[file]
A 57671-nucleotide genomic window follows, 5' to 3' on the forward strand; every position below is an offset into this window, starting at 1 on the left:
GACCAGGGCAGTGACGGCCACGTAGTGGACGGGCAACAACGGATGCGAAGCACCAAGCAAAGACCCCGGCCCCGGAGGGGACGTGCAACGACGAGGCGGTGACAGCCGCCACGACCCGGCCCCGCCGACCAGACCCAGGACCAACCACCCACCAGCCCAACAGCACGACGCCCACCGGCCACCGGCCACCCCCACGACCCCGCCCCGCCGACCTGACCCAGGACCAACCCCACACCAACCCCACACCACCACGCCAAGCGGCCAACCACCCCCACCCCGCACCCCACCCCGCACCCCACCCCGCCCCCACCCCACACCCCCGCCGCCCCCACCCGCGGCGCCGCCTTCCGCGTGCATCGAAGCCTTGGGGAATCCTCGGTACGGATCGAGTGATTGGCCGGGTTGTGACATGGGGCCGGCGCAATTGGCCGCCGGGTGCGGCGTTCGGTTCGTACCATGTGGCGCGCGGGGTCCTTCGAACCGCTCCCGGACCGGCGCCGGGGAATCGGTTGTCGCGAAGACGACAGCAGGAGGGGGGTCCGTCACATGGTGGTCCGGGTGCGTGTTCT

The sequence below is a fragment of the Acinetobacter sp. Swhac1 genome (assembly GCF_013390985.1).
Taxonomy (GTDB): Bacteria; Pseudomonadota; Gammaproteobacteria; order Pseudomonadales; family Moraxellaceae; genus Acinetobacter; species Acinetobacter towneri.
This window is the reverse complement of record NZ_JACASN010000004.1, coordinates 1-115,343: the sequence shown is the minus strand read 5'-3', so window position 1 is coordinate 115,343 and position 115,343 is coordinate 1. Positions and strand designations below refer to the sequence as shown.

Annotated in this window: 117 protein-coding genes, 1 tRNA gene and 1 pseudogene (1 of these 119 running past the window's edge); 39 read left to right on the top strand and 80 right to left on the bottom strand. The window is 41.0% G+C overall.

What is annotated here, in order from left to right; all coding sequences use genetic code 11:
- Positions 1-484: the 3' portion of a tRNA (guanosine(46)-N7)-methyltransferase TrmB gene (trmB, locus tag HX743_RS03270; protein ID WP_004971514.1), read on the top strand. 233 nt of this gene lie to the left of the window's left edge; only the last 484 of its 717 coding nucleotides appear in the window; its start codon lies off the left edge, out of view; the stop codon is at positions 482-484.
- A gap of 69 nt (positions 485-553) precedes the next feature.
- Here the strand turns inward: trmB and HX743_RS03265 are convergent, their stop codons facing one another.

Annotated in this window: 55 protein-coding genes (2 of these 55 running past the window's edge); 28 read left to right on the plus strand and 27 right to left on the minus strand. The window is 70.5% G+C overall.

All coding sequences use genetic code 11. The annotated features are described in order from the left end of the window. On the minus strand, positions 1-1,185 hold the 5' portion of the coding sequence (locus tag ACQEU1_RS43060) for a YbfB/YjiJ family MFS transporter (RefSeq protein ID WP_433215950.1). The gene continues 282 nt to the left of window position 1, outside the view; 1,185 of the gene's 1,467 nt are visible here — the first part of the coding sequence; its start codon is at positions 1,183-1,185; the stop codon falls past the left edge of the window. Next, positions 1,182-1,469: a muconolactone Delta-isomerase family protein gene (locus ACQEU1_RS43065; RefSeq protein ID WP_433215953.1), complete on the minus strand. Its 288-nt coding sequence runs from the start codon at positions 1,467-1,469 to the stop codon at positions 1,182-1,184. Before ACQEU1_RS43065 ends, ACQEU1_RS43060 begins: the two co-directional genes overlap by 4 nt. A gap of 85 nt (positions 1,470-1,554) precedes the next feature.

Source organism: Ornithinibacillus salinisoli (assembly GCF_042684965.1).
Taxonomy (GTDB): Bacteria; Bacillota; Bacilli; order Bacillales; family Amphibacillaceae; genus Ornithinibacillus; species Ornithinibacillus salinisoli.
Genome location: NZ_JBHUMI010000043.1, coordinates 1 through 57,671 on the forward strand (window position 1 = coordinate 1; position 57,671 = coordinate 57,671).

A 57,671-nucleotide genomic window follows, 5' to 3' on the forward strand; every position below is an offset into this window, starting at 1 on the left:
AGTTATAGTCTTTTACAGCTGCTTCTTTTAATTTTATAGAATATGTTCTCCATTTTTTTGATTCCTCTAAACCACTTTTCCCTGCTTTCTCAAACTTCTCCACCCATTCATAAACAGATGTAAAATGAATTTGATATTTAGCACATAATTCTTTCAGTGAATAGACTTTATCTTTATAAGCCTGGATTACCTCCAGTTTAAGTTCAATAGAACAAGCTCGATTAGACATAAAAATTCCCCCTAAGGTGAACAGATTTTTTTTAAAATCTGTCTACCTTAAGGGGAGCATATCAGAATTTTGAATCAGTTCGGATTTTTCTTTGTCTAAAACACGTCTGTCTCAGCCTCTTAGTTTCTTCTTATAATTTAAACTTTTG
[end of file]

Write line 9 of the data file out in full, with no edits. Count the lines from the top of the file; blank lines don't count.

- A gap of 69 nt (positions 485-553) precedes the next feature.